Driving a tractor-trailer is distinctively different than sitting behind the steering wheel of a car, pickup or SUV. Consequently, whether you make short trips or long-haul treks, you may be at increased risk of developing a repetitive strain injury.
The Occupational Safety and Health Administration reports that roughly two million workers suffer repetitive strain injuries every single year. If you work as a truck driver, the necessary movements you must make may result in an eventual repetitive strain injury.
Handling the steering wheel
When you drive, you must constantly fight against the pitch of the road. You also must maneuver through traffic, around turns and into bays. Regrettably, simply by handling the steering wheel normally, you may develop carpal tunnel syndrome, tendinitis or another repetitive strain injury.
Turning your head and neck
Your truck's mirrors help you see objects behind and around the vehicle. Still, whether you are changing lanes, parking or backing up, you regularly turn your head and neck in the same or similar ways. Over time, these repetitive motions can injure your spine, muscles, tendons and joints.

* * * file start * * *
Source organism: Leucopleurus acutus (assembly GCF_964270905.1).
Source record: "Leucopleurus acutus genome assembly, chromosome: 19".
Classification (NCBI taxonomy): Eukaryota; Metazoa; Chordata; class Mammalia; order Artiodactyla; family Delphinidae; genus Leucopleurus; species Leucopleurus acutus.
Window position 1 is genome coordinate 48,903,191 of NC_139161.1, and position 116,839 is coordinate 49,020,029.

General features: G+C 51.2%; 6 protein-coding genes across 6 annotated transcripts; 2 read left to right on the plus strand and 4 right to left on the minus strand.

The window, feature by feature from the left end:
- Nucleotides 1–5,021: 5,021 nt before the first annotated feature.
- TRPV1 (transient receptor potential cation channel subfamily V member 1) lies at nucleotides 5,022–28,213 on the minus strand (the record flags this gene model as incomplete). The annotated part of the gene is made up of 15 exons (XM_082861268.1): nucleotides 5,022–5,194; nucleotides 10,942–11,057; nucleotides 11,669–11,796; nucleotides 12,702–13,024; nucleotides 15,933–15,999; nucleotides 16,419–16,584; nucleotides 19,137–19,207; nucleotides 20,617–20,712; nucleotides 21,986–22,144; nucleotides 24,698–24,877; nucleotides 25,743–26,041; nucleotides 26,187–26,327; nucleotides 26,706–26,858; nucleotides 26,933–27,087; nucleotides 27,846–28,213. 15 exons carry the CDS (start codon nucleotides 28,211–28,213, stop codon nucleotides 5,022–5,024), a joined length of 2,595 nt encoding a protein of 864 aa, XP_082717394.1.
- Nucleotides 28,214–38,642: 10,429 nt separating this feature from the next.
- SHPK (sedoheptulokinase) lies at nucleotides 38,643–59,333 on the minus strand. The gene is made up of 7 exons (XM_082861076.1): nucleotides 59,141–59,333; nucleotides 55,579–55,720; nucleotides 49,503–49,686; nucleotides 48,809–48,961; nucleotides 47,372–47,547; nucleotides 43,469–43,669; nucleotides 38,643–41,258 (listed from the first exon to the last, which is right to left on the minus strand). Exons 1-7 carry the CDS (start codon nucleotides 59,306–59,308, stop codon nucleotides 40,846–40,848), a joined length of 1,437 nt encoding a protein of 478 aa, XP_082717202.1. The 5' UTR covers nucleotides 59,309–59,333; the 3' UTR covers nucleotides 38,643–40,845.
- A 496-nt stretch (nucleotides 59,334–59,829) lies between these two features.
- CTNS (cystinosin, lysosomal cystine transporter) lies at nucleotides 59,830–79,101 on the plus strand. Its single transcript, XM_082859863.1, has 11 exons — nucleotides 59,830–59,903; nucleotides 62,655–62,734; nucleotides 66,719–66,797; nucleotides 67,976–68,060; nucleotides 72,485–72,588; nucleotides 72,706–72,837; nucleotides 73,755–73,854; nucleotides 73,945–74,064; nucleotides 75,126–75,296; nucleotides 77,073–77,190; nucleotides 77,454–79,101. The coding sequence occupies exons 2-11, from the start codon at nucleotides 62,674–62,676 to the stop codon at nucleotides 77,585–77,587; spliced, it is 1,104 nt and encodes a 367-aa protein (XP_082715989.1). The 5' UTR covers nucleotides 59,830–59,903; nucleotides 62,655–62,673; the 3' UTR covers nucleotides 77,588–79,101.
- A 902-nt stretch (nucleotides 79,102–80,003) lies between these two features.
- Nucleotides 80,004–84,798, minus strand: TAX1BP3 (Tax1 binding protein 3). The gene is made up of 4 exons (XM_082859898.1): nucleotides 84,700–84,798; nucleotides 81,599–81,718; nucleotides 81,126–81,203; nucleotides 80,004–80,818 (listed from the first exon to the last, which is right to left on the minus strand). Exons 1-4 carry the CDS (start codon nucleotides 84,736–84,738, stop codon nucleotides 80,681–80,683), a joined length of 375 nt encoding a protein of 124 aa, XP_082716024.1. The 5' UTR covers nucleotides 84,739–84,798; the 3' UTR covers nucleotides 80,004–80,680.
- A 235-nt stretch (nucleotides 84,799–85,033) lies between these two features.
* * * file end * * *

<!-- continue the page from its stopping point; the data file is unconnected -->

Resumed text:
Depressing the gas, brake and clutch pedals
When you drive, you regularly switch between the gas, brake and clutch pedals. While hands, arms and necks are common places for repetitive strain injuries to occur, repeat motions can also damage your feet, ankles and legs.
Even though you are probably eligible for workers' compensation benefits for any repetitive strain injury at work, you may experience the sort of pain, numbness and tingling that make driving a commercial vehicle virtually impossible.